Consider this a mid-year’s resolution: I resolve to absolutely, absolutely keep a camera on my person at (almost) all times.
A camera phone doesn’t count. This is because A) I don’t have the necessary computer cords or internet service to transfer photos on my phone to my laptop, and — more importantly — B) camera phones don’t count anyway. They just don’t.
Camera phones make me think of high school sophomores duckfacing at bathroom windows. Instagrammed images of bubble tea and signposts. Teenage girls having a night out at a downtown sushi place documenting their freshly-made spider rolls. Guys who are really proud of their customized cars. And — unavoidably — sexting.
No, if you’re going to properly capture your surroundings or neatly freeze an unexpected moment in a handy, revisit-able format — go with a camera. An actual, free-standing, decent camera. Film or digital, doesn’t matter. Just please, please, God, don’t let it be a camera phone. (Note: if more than 25% of your photographic memories are on your phone, I ask you to close this page right now and watch the circus afro zebra clip from Madagascar 3 on endless loop for at least ten minutes.)
I’m not usually so inclined towards making these kinds of sweeping, self-righteous, purist judgments and recommendations for others’ behavior.**
(**This is a bald-faced lie.)
But this afternoon I had a revelation in Little Italy as my roommate and I, passing by a church on the way back from lunch, saw an impromptu outdoor violin concert in action. There was nothing particularly stunning about this concert — not about the violinist’s technique or her choice of piece or the size of the collecting crowd — but almost immediately after we paused to watch and listen for a minute, I really, really wanted a photo of the moment, of the gathered people, and of the violinist standing on the front steps of the church, swaying as she played, backed by a handsome grand piano. It was very New York. Very spontaneous.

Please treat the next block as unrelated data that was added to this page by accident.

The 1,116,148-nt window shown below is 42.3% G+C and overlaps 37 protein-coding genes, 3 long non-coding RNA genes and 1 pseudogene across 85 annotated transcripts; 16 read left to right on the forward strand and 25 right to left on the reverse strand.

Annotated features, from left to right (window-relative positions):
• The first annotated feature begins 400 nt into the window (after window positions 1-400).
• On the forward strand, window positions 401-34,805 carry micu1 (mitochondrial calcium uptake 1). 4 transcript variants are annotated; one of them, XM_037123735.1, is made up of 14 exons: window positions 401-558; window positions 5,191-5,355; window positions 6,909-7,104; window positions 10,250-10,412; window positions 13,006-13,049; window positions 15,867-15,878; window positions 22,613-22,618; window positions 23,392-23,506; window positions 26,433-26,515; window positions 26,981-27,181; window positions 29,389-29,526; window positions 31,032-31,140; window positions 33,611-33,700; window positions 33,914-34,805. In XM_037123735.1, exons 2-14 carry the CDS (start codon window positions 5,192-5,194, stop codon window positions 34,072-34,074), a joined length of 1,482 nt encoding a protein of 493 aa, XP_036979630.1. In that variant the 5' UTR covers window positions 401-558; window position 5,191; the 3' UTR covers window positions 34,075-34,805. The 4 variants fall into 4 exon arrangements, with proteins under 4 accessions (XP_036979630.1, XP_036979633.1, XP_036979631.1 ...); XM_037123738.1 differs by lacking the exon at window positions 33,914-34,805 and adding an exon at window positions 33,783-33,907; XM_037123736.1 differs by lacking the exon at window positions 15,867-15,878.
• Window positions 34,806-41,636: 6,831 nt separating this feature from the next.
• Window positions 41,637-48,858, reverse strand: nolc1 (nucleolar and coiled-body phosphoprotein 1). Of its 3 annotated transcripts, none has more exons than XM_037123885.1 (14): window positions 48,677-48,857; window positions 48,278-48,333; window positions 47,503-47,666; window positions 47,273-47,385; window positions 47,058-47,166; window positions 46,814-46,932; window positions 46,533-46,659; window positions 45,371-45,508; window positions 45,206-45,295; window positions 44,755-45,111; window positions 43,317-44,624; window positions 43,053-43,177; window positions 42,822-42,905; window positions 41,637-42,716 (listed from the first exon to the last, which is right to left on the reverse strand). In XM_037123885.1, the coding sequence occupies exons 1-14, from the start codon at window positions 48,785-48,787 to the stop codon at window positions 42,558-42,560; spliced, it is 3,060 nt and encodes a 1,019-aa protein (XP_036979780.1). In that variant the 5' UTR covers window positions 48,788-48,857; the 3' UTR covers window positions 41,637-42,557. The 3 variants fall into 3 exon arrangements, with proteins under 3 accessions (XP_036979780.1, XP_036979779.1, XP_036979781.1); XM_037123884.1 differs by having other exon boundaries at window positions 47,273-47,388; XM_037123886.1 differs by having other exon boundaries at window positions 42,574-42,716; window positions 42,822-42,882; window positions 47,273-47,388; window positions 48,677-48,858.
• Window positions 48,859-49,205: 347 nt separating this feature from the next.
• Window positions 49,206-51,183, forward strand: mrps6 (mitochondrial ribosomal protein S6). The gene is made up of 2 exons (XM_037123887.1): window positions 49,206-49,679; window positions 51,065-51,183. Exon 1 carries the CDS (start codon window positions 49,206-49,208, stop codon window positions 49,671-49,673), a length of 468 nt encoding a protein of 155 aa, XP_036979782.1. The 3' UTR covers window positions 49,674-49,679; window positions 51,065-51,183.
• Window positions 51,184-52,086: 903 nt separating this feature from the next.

And it made me realize: things happen all the time. They just fucking happen, and often quite without warning. Odd scenes pass before us, interesting people fly past us, gorgeous cityscapes change almost by the second. No matter how quickly you’re able whip out a camera, you’re almost invariably too late — but I’d still like to try.
I missed a lot this afternoon. My roommate and I passed through part of Chinatown — by a basketball court with teenagers at play, by a stunning row of trees with sunlight streaming through the spaces between their leaves, by a series of vibrant open-air supermarkets. We casually and randomly ambled into Little Italy just in time to see that an entire street had been blocked off to allow for increased pedestrian traffic on Father’s Day afternoon and saw apartment buildings that must have been mostly unchanged since the 1940s. We sat outdoors and ate a ridiculously late lunch of ziti and alfredo. And we passed a series of adorable, themed restaurants and bakeries at the edge of the bowery. And the light was perfect today, absolutely perfect.
I’ve learned my lesson and made my resolution.